Auto sales keep picking up speed

Analysts expect total sales of around 15.5 million cars and trucks in 2013, a million more than in 2012.
Analysts expect total sales of around 15.5 million cars and trucks in 2013, a million more than in 2012. (KEITH SRAKOCIC / AP)
Posted: July 04, 2013

DETROIT - Three years ago, U.S. car buyers started trickling back into showrooms after largely sitting out the recession. That trickle has turned into a flood.

Increasingly confident buyers pushed auto sales back to prerecession levels in the first six months of this year. Sales in the January-June period topped 7.8 million, their best first half since 2007, according to Autodata Corp. and Ward's AutoInfoBank.

The outlook for the rest of 2013 is just as strong. Analysts expect total sales of around 15.5 million cars and trucks in 2013, one million more than in 2012. New cars and trucks sold at an annualized rate of 15.96 million in June, the fastest monthly pace since December 2007.

Demand for big pickups has been the driving force. GM, Ford, and Chrysler sold 157,480 full-size pickup trucks combined in June. That is up around 25 percent from the same month a year ago and almost double the number the companies sold in June 2009, a year when total sales sank to a 30-year low.

Small and subcompact cars sales were also strong, possibly because young graduates went shopping for a new car, said Kelley Blue Book analyst Alec Gutierrez. Relatively high gas prices also may have steered some buyers to more fuel-efficient models, he said. Sales of Ford's recently updated Fiesta subcompact more than doubled, while the Hyundai Elantra small car saw a 22 percent gain.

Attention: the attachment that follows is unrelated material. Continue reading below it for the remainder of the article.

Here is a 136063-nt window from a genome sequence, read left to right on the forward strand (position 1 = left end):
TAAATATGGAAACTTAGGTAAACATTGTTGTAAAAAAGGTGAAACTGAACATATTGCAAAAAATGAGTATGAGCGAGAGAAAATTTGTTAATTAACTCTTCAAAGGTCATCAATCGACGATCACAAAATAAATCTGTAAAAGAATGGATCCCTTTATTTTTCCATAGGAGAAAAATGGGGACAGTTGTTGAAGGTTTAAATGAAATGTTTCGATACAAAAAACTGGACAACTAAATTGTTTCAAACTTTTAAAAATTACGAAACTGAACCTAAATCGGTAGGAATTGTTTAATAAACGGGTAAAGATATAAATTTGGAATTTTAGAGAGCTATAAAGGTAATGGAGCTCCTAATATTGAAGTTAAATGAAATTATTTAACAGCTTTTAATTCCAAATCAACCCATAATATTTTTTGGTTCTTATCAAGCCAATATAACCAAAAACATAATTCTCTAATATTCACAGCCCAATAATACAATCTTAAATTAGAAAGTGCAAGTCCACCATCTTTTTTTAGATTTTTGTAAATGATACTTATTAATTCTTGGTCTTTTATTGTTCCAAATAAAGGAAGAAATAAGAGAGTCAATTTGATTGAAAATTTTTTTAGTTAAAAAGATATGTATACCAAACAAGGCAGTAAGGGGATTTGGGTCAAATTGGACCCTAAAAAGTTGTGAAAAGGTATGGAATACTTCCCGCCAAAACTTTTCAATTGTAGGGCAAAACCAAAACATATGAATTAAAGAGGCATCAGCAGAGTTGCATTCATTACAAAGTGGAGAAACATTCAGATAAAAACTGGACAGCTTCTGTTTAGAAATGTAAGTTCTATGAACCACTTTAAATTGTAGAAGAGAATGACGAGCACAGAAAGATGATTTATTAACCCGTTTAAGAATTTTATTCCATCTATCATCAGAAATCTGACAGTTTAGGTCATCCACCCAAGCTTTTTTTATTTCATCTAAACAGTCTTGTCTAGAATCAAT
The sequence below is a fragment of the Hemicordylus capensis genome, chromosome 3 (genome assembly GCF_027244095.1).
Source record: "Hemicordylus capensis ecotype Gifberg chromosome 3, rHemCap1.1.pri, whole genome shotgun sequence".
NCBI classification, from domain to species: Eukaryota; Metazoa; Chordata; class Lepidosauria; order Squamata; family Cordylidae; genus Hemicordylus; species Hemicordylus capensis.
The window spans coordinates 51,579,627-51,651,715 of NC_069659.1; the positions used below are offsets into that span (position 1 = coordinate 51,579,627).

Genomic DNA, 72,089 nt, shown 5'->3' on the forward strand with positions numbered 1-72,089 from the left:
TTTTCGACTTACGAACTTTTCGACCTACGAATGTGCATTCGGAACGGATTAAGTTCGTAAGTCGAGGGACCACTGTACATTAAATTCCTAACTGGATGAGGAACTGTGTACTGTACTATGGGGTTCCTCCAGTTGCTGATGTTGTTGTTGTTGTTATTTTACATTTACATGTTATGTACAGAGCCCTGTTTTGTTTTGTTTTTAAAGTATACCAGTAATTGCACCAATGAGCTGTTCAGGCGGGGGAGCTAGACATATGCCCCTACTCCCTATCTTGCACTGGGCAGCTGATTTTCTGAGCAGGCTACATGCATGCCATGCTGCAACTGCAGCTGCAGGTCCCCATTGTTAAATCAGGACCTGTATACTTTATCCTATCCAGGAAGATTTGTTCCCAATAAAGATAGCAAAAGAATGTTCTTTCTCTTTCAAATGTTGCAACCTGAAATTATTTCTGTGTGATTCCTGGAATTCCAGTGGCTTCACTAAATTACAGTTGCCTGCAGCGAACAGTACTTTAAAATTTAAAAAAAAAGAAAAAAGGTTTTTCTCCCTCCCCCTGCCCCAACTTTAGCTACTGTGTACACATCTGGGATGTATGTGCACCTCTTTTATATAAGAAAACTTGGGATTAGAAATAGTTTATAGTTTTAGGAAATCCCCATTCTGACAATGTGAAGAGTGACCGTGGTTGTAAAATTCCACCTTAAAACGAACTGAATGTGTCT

Family haulers also did well to start the summer road-trip season. Honda said sales of its Odyssey minivan jumped 26 percent. The Toyota RAV4 SUV was up 36 percent, while sales of the Jeep Grand Cherokee SUV rose 33 percent.

Rates on auto loans remained near historic lows in June. The rate on a four-year new-car loan is averaging 2.7 percent, according to

Overall, GM sales rose a better-than-expected 6.5 percent in June. In addition to pickups, the Chevrolet Cruze small car was a big seller, with sales up 73 percent over last June. Buick was GM's only brand that faltered, with sales down 4.5 percent.

Ford's sales rose 14 percent on big demand for cars and the Escape small SUV, which had its best month ever.

Chrysler gained 8 percent despite a public flap with the government last month over the safety of some older-model Jeeps.

Toyota's sales rose 10 percent thanks to strong sales of the Camry sedan, Prius hybrid, and the newly redesigned Avalon sedan.

Honda's sales also rose 10 percent on solid demand for the Civic and Accord sedans as well as SUVs.

Nissan's sales jumped 13 percent. Sales of Nissan's electric Leaf quadrupled to 2,225 after the company lowered the price this spring.

Subaru of America, based in Cherry Hill, reported sales up 42 percent year over year, to 39,235 vehicles in June.

Volkswagen's sales dropped 3 percent, the third straight monthly decline for the German car company.

South Korea's Hyundai had its best June ever, with sales up 2 percent.

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